Police Make U-Turn, Deny Inviting Ekweremadu

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The Nigerian police have denied inviting the deputy Senate President, Ike Ekweremadu, for questioning over allegation of forgery.

The police had earlier said a petition by a senator on the substitution of the senate standing rules had led to an investigation and further invitation of some principal members of the senate and the clerk of the national assembly.

However, speaking to the News Agency of Nigeria, the deputy police spokesperson, Abayomi Shongule, said the police team met with the clerk of the national assembly, Salisu Maikasuwa, and some unnamed principal officers of the assembly.

He said contrary to reports, Mr. Ekweremadu was not invited. He refused to provide further details, according to NAN.

Meanwhile, Mr. Ekweremmadu said he will not be intimidated by desperate politicians in carrying out his constitutional duties.

A statement by his spokesperson, Uche Anichukwu, said Mr. Ekweramadu was making provisions for improved security for himself.

“The deputy president of the Senate wishes to assure Nigerians that necessary steps are being taken by the security agencies to beef up security around him,” he said. “

Senator Ekweremadu wishes to assure all Nigerians and concerned members of the international community that everything is under control and that all democratic steps are being taken to preserve the nation’s democracy and protect the independence of the legislature.”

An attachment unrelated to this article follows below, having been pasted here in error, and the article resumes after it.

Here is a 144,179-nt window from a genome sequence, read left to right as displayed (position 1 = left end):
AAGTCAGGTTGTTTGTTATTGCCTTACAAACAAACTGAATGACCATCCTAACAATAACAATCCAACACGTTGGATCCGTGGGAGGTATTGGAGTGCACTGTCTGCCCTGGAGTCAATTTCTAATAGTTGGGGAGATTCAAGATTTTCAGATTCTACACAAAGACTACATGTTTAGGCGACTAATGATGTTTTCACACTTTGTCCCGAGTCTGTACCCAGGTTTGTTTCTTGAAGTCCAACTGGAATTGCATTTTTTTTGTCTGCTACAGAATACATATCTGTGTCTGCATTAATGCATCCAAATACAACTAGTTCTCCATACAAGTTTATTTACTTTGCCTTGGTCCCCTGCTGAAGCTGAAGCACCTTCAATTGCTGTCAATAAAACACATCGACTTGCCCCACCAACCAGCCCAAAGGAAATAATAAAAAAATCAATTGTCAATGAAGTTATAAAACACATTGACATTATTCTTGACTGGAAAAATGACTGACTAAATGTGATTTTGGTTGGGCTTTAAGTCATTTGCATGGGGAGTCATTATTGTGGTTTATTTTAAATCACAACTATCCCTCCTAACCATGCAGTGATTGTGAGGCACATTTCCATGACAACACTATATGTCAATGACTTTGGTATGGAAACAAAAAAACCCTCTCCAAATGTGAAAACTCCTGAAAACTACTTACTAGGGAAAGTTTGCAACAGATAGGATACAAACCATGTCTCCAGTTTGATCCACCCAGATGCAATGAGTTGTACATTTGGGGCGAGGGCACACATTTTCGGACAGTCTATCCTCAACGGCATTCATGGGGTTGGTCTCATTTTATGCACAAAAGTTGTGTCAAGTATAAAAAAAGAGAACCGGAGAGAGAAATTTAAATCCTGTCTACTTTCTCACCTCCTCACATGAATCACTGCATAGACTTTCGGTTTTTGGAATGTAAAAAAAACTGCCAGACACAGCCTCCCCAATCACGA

At Senate plenary on June 24, Kabir Marafa (APC-Zamfara State) a senator opposed to the emergence of Bukola Saraki and Mr. Ekweremadu as president and deputy president of the Senate respectively, made an attempt to question the June 9 elections of Messrs Saraki and Ekweremadu.

Mr. Marafa, relying on Order 110 and 3 (e) (i), of the Senate Standing Order, sought to know which of the Order Books (2011 or 2015) was used to coordinate the election.

He described the 2011 Senate Standing Order as “genuine and authentic” thereby countering the authenticity of the Senate Standing Order 2015.

The elections of Messrs. Saraki and Ekweremadu were reportedly based on a revised edition of the Senate rules, version 2015.

Mr. Marafa insisted that there was a conflict in the two books as to the procedure that should be taken for election of presiding officers of the senate.

He said as a former senator, he was unaware of when the 2011 edition of the rules was amended.

Mr. Saraki however ruled Mr. Marafa out of order, thereby stopping what appears an attempt to oust him and Mr. Ekweremadu.

In his explanation that day, Mr. Ekweremadu said that from 1999 till date, the Senate had always come up with its own rules.

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